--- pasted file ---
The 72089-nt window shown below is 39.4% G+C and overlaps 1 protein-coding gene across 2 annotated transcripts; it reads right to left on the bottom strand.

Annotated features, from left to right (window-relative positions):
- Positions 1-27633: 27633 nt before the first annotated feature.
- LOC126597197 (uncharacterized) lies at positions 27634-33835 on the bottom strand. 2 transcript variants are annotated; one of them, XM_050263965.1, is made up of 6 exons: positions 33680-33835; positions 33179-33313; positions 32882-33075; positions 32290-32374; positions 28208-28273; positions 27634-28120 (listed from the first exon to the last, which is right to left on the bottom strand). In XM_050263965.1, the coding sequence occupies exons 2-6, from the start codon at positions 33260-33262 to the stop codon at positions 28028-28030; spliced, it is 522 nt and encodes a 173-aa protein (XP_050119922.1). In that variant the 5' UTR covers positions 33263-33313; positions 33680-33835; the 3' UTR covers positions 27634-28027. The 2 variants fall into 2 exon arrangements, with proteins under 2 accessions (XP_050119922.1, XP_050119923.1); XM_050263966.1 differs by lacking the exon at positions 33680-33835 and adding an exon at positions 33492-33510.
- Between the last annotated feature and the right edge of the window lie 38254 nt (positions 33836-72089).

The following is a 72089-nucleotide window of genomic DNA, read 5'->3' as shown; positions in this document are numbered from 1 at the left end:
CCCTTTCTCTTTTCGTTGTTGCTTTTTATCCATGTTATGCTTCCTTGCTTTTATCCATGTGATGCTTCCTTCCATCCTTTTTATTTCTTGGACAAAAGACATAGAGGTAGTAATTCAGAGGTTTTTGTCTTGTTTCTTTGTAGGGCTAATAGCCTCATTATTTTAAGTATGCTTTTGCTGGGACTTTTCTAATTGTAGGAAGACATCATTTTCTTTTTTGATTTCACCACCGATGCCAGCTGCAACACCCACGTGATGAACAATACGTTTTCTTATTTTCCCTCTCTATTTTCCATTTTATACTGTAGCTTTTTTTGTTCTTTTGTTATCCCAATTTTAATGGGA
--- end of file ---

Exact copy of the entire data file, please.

The 72089-nt window shown below is 39.4% G+C and overlaps 1 protein-coding gene across 2 annotated transcripts; it reads right to left on the bottom strand.

Annotated features, from left to right (window-relative positions):
- Positions 1-27633: 27633 nt before the first annotated feature.
- LOC126597197 (uncharacterized) lies at positions 27634-33835 on the bottom strand. 2 transcript variants are annotated; one of them, XM_050263965.1, is made up of 6 exons: positions 33680-33835; positions 33179-33313; positions 32882-33075; positions 32290-32374; positions 28208-28273; positions 27634-28120 (listed from the first exon to the last, which is right to left on the bottom strand). In XM_050263965.1, the coding sequence occupies exons 2-6, from the start codon at positions 33260-33262 to the stop codon at positions 28028-28030; spliced, it is 522 nt and encodes a 173-aa protein (XP_050119922.1). In that variant the 5' UTR covers positions 33263-33313; positions 33680-33835; the 3' UTR covers positions 27634-28027. The 2 variants fall into 2 exon arrangements, with proteins under 2 accessions (XP_050119922.1, XP_050119923.1); XM_050263966.1 differs by lacking the exon at positions 33680-33835 and adding an exon at positions 33492-33510.
- Between the last annotated feature and the right edge of the window lie 38254 nt (positions 33836-72089).

The following is a 72089-nucleotide window of genomic DNA, read 5'->3' as shown; positions in this document are numbered from 1 at the left end:
CCCTTTCTCTTTTCGTTGTTGCTTTTTATCCATGTTATGCTTCCTTGCTTTTATCCATGTGATGCTTCCTTCCATCCTTTTTATTTCTTGGACAAAAGACATAGAGGTAGTAATTCAGAGGTTTTTGTCTTGTTTCTTTGTAGGGCTAATAGCCTCATTATTTTAAGTATGCTTTTGCTGGGACTTTTCTAATTGTAGGAAGACATCATTTTCTTTTTTGATTTCACCACCGATGCCAGCTGCAACACCCACGTGATGAACAATACGTTTTCTTATTTTCCCTCTCTATTTTCCATTTTATACTGTAGCTTTTTTTGTTCTTTTGTTATCCCAATTTTAATGGGA